Article By Sarah Bromley.  Sarah has been learning Arabic for several years and is the owner of Arabic Reading Course.

Many people have the impression that Arabic is a difficult language to learn. When I tell people I learn Arabic, this is usually their first reaction. While I do find some aspects of learning Arabic difficult, it’s not the language itself that makes it tricky. In terms of its vocabulary and grammatical structure, I don’t think Arabic is any more complex than English or Spanish or other familiar languages. In fact, there are some things about it that are even simpler than these languages.

But, if you decide to learn Arabic, here are some other types of challenges you may face.

Arabic script

Traditional bread making in Damascus, Syria

Traditional bread making in Damascus, Syria

One of the main reasons that people feel ‘scared’ by Arabic is the script. I agree, it’s intimidating to look at and, if you’re not someone who remembers visual forms easily, it can be a challenge to memorize. But here’s the good news – you don’t need to know the script to be able to start speaking some Arabic.

I learnt colloquial dialect Arabic for around 4 years before even attempting to look at the alphabet. In that time I reached a

relatively decent conversational level. I think I excelled at learning that way because I learn best by hearing rather than reading.

If you’re like me and the script intimidates you, forget about it! Start by learning with an audio course. I began with the Pimsleur Eastern Arabic CD course, which I borrowed from my local library.

My other tip is this, and I think many Arabic teachers would shout at me for saying this, but if you hear new phrases and want to remember them, it’s perfectly fine to make a rough note of them using the English alphabet. I picked up and remembered lots of great Lebanese Arabic this way. Don’t necessarily pay attention to people who say you MUST learn the script before you start learning some conversation.

Opportunity to practise

Nejmeh Square in Beirut, Lebanon.

Nejmeh Square in Beirut, Lebanon.

This is something else which makes learning Arabic a challenge. As you know, speaking a language in real situations is so important for learning. It’s equally as important as listening to audio courses or reading grammar explanations.

Over the years, I’ve gone to a lot of effort to find the opportunities to practise the Levantine Arabic that I learn. Of course the perfect way is to take a trip to the country. Over the years I’ve visited Syria, Lebanon, Jordan and Palestine but, as you can imagine, it’s not easy to find travel buddies to come with me to these places. The truth is, when I visited these places they were nowhere near as dangerous as many people think they are, but that’s a whole other blog post. If you want to learn Standard Arabic or Gulf Arabic you can easily make trips to ‘safe’ places like Dubai in order to practise.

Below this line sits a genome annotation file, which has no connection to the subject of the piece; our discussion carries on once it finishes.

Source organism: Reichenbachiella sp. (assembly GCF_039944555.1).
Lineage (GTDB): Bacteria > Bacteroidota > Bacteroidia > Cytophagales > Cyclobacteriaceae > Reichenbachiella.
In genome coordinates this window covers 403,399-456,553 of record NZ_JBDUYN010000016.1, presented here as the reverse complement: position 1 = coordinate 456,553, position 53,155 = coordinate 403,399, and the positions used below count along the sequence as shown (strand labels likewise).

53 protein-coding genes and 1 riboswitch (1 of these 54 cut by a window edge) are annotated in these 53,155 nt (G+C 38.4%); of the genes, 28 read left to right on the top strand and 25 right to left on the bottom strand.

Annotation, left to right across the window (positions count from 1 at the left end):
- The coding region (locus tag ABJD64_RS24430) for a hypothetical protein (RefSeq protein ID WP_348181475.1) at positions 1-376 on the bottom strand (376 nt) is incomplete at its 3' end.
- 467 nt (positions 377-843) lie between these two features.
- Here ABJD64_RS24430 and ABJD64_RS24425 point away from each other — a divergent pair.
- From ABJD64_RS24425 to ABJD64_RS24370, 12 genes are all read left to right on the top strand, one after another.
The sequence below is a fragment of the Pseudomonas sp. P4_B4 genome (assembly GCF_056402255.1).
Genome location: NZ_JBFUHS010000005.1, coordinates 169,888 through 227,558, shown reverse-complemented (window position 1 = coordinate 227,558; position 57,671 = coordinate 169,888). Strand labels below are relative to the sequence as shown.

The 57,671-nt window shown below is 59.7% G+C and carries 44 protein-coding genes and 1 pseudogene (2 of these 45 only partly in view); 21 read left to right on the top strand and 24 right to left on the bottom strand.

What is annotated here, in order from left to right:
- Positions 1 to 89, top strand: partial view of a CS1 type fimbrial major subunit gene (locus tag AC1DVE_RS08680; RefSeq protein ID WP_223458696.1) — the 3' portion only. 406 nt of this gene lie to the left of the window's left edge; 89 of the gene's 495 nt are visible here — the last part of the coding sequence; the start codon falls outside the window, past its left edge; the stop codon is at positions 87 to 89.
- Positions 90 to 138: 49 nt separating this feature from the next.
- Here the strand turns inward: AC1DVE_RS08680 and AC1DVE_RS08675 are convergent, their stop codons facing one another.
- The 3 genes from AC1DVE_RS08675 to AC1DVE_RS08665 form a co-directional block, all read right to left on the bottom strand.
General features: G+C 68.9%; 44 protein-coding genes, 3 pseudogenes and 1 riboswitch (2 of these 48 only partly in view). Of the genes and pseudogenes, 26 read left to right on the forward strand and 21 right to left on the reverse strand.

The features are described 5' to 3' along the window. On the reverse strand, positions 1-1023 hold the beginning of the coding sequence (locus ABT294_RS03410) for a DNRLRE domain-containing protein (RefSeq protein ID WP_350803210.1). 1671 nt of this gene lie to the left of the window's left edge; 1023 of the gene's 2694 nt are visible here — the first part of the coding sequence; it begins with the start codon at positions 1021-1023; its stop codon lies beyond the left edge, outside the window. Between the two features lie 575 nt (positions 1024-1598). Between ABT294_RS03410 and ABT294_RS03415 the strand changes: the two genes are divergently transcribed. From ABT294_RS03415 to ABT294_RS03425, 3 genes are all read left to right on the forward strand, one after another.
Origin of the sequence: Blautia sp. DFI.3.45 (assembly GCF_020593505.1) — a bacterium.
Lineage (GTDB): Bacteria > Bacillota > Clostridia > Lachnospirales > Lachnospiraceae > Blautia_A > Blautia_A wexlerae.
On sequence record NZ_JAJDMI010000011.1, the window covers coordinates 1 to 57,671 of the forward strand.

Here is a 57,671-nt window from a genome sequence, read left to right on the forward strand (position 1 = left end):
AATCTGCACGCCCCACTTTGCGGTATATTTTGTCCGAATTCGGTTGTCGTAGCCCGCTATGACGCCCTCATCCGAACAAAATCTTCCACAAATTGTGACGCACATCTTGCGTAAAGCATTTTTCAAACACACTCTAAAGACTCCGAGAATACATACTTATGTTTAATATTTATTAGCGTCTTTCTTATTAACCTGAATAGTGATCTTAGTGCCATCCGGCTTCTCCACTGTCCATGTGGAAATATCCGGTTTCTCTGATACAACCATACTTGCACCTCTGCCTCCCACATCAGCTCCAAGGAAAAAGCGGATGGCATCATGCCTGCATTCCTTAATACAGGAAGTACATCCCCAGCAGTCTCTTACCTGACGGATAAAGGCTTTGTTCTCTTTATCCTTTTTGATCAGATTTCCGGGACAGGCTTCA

The other approach to practice is to meet up with native speakers in your local area for a language exchange. I’ve also tried this, but not found it as easy as with other languages. Outside of London it’s tough to find native Arabic speakers who need to practise their English. And as a female, I’ve found I always have to be wary about language exchanges with males (I’ll say no more!). A good way to access real native speakers, wherever you are, is to use a service like Live Lingua that connects you with native teachers on Skype.

Poor resources

Something else I’ve noticed is that there are not that many really excellent Arabic learning resources out there. This is especially true when compared to the available resources for languages like French and Spanish.

Some Arabic resources are very out of date, using methods designed in the 1960s or 70s, others are online resources created by people who have very little knowledge about how to teach a language. I’ve seen online resources created by ‘learned Scholars’ of Islam who obviously know loads about the Koran, but unfortunately have no idea how to teach a language in a clear and engaging way!

For example, when I was learning the alphabet I couldn’t find a single online resource that let you test yourself reading and pronouncing words in Arabic. I was so surprised by this that I decided I had to design one myself (and that’s when arabicreadingcourse.com was born). Arabic resources are improving but you have to search hard to find them.

So don’t let anyone make you believe Arabic is a difficult language to learn. It’s not. If you’re interested in learning, get started and with a little perseverance you’re sure to make progress.

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